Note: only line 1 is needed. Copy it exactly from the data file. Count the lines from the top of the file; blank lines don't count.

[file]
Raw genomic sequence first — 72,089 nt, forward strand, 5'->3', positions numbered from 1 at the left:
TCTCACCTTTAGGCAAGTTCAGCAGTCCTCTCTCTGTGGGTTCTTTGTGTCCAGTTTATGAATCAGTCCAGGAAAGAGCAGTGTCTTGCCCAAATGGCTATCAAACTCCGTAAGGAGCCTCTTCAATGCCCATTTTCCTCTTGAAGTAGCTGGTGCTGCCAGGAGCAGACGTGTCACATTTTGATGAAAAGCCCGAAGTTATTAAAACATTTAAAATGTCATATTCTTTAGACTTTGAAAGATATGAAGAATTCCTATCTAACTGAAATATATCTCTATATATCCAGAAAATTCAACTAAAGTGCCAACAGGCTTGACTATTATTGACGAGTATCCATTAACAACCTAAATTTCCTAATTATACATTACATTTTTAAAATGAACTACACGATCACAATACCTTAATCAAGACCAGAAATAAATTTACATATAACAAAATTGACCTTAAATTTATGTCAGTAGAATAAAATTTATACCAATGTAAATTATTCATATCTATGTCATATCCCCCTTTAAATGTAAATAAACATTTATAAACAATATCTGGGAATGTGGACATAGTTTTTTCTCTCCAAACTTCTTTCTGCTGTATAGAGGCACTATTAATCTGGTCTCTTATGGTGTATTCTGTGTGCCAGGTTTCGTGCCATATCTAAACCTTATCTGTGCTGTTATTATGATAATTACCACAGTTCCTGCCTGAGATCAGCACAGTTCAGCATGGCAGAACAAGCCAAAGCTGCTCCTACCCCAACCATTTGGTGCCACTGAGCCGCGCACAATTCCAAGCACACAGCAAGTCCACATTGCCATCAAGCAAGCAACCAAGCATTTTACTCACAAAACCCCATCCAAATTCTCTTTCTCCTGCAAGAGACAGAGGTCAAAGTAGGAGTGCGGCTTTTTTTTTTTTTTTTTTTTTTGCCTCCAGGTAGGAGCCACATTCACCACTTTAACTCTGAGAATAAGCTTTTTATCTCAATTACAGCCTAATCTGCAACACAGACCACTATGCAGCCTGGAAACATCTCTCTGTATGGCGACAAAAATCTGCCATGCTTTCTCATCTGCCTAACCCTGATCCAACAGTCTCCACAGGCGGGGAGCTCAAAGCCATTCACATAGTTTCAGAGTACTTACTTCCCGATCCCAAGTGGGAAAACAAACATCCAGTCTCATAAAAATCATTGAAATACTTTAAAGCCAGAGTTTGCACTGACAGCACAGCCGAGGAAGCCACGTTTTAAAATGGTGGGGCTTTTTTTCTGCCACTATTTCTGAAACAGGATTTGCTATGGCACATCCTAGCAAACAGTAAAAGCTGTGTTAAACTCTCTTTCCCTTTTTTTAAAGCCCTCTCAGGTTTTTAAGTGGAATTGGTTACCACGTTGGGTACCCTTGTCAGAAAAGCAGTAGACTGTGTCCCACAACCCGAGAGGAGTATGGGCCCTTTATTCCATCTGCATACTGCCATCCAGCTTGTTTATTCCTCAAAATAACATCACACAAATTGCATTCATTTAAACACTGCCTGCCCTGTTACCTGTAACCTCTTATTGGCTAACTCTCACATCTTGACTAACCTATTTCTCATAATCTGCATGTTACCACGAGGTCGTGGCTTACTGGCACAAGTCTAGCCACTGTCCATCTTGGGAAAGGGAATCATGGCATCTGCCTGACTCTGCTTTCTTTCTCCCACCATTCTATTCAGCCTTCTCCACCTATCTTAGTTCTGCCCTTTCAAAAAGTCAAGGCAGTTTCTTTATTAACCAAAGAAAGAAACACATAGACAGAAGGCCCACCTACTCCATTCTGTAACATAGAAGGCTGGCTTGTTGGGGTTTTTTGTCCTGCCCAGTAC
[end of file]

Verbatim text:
Raw genomic sequence first — 72,089 nt, forward strand, 5'->3', positions numbered from 1 at the left: